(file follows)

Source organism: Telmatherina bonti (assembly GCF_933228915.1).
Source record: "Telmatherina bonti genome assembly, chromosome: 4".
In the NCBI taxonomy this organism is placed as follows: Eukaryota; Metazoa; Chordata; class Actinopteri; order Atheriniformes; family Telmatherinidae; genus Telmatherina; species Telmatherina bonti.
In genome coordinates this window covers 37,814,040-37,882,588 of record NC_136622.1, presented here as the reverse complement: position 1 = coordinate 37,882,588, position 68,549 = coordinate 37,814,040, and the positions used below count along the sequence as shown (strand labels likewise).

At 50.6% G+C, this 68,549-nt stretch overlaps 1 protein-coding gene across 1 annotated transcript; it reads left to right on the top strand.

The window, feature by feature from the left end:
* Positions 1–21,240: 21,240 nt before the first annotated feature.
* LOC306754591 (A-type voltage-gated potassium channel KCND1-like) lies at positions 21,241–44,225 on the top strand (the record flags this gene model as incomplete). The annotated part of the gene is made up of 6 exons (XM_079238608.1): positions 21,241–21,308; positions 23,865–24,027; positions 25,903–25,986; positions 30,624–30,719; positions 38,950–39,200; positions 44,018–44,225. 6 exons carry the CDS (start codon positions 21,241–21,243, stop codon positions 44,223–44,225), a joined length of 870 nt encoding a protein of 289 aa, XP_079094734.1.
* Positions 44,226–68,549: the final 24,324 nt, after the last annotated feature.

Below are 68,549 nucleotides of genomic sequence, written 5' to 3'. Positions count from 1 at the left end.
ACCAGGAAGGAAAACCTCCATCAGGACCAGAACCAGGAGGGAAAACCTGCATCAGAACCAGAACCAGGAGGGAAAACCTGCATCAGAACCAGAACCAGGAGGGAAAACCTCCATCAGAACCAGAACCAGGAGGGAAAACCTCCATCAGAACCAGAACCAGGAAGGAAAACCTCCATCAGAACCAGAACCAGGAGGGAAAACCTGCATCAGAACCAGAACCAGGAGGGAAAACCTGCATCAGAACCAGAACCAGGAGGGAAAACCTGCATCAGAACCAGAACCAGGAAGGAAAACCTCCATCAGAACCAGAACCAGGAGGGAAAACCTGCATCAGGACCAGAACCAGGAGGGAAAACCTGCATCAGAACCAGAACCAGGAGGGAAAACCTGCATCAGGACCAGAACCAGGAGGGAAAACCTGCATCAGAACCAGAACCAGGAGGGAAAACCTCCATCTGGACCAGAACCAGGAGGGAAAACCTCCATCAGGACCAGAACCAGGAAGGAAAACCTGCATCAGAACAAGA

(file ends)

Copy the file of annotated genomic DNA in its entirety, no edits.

Source organism: Telmatherina bonti (assembly GCF_933228915.1).
Source record: "Telmatherina bonti genome assembly, chromosome: 4".
In the NCBI taxonomy this organism is placed as follows: Eukaryota; Metazoa; Chordata; class Actinopteri; order Atheriniformes; family Telmatherinidae; genus Telmatherina; species Telmatherina bonti.
In genome coordinates this window covers 37,814,040-37,882,588 of record NC_136622.1, presented here as the reverse complement: position 1 = coordinate 37,882,588, position 68,549 = coordinate 37,814,040, and the positions used below count along the sequence as shown (strand labels likewise).

At 50.6% G+C, this 68,549-nt stretch overlaps 1 protein-coding gene across 1 annotated transcript; it reads left to right on the top strand.

The window, feature by feature from the left end:
* Positions 1–21,240: 21,240 nt before the first annotated feature.
* LOC306754591 (A-type voltage-gated potassium channel KCND1-like) lies at positions 21,241–44,225 on the top strand (the record flags this gene model as incomplete). The annotated part of the gene is made up of 6 exons (XM_079238608.1): positions 21,241–21,308; positions 23,865–24,027; positions 25,903–25,986; positions 30,624–30,719; positions 38,950–39,200; positions 44,018–44,225. 6 exons carry the CDS (start codon positions 21,241–21,243, stop codon positions 44,223–44,225), a joined length of 870 nt encoding a protein of 289 aa, XP_079094734.1.
* Positions 44,226–68,549: the final 24,324 nt, after the last annotated feature.

Below are 68,549 nucleotides of genomic sequence, written 5' to 3'. Positions count from 1 at the left end.
ACCAGGAAGGAAAACCTCCATCAGGACCAGAACCAGGAGGGAAAACCTGCATCAGAACCAGAACCAGGAGGGAAAACCTGCATCAGAACCAGAACCAGGAGGGAAAACCTCCATCAGAACCAGAACCAGGAGGGAAAACCTCCATCAGAACCAGAACCAGGAAGGAAAACCTCCATCAGAACCAGAACCAGGAGGGAAAACCTGCATCAGAACCAGAACCAGGAGGGAAAACCTGCATCAGAACCAGAACCAGGAGGGAAAACCTGCATCAGAACCAGAACCAGGAAGGAAAACCTCCATCAGAACCAGAACCAGGAGGGAAAACCTGCATCAGGACCAGAACCAGGAGGGAAAACCTGCATCAGAACCAGAACCAGGAGGGAAAACCTGCATCAGGACCAGAACCAGGAGGGAAAACCTGCATCAGAACCAGAACCAGGAGGGAAAACCTCCATCTGGACCAGAACCAGGAGGGAAAACCTCCATCAGGACCAGAACCAGGAAGGAAAACCTGCATCAGAACAAGA